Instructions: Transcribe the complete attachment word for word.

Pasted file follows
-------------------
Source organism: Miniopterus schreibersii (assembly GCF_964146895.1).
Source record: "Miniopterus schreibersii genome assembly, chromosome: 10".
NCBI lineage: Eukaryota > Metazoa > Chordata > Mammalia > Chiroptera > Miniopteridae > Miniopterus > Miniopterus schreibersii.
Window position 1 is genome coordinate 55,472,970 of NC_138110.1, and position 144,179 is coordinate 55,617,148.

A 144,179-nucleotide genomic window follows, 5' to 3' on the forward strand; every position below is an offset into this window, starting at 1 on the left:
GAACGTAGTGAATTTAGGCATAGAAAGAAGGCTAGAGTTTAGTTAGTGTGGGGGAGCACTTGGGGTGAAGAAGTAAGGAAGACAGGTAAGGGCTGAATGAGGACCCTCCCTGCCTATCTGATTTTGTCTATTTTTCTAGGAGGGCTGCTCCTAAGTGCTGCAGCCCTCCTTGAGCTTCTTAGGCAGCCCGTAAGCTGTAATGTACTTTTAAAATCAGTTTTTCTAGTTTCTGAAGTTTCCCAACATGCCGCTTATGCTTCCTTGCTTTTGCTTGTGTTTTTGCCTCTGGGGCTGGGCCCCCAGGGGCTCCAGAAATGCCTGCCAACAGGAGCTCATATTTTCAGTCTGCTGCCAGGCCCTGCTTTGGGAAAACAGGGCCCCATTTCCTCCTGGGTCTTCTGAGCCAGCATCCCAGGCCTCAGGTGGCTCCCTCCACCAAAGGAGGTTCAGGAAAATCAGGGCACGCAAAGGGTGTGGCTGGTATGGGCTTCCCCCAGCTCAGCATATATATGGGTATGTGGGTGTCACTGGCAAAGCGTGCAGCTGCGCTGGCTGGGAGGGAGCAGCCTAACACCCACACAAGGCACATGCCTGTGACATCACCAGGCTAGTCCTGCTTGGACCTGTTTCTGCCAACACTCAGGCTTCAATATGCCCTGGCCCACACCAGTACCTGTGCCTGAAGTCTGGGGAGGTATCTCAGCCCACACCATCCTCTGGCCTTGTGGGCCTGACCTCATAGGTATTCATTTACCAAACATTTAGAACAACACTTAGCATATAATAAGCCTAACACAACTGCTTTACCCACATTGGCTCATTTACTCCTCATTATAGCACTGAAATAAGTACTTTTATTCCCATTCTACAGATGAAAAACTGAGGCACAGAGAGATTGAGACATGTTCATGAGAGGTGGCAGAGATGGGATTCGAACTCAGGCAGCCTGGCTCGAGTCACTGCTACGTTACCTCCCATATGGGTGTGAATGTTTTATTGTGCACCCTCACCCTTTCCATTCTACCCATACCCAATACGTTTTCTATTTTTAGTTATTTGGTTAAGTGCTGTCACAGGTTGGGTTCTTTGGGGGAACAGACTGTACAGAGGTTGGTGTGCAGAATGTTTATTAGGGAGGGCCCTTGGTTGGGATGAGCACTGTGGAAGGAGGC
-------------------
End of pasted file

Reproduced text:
Source organism: Miniopterus schreibersii (assembly GCF_964146895.1).
Source record: "Miniopterus schreibersii genome assembly, chromosome: 10".
NCBI lineage: Eukaryota > Metazoa > Chordata > Mammalia > Chiroptera > Miniopteridae > Miniopterus > Miniopterus schreibersii.
Window position 1 is genome coordinate 55,472,970 of NC_138110.1, and position 144,179 is coordinate 55,617,148.

A 144,179-nucleotide genomic window follows, 5' to 3' on the forward strand; every position below is an offset into this window, starting at 1 on the left:
GAACGTAGTGAATTTAGGCATAGAAAGAAGGCTAGAGTTTAGTTAGTGTGGGGGAGCACTTGGGGTGAAGAAGTAAGGAAGACAGGTAAGGGCTGAATGAGGACCCTCCCTGCCTATCTGATTTTGTCTATTTTTCTAGGAGGGCTGCTCCTAAGTGCTGCAGCCCTCCTTGAGCTTCTTAGGCAGCCCGTAAGCTGTAATGTACTTTTAAAATCAGTTTTTCTAGTTTCTGAAGTTTCCCAACATGCCGCTTATGCTTCCTTGCTTTTGCTTGTGTTTTTGCCTCTGGGGCTGGGCCCCCAGGGGCTCCAGAAATGCCTGCCAACAGGAGCTCATATTTTCAGTCTGCTGCCAGGCCCTGCTTTGGGAAAACAGGGCCCCATTTCCTCCTGGGTCTTCTGAGCCAGCATCCCAGGCCTCAGGTGGCTCCCTCCACCAAAGGAGGTTCAGGAAAATCAGGGCACGCAAAGGGTGTGGCTGGTATGGGCTTCCCCCAGCTCAGCATATATATGGGTATGTGGGTGTCACTGGCAAAGCGTGCAGCTGCGCTGGCTGGGAGGGAGCAGCCTAACACCCACACAAGGCACATGCCTGTGACATCACCAGGCTAGTCCTGCTTGGACCTGTTTCTGCCAACACTCAGGCTTCAATATGCCCTGGCCCACACCAGTACCTGTGCCTGAAGTCTGGGGAGGTATCTCAGCCCACACCATCCTCTGGCCTTGTGGGCCTGACCTCATAGGTATTCATTTACCAAACATTTAGAACAACACTTAGCATATAATAAGCCTAACACAACTGCTTTACCCACATTGGCTCATTTACTCCTCATTATAGCACTGAAATAAGTACTTTTATTCCCATTCTACAGATGAAAAACTGAGGCACAGAGAGATTGAGACATGTTCATGAGAGGTGGCAGAGATGGGATTCGAACTCAGGCAGCCTGGCTCGAGTCACTGCTACGTTACCTCCCATATGGGTGTGAATGTTTTATTGTGCACCCTCACCCTTTCCATTCTACCCATACCCAATACGTTTTCTATTTTTAGTTATTTGGTTAAGTGCTGTCACAGGTTGGGTTCTTTGGGGGAACAGACTGTACAGAGGTTGGTGTGCAGAATGTTTATTAGGGAGGGCCCTTGGTTGGGATGAGCACTGTGGAAGGAGGC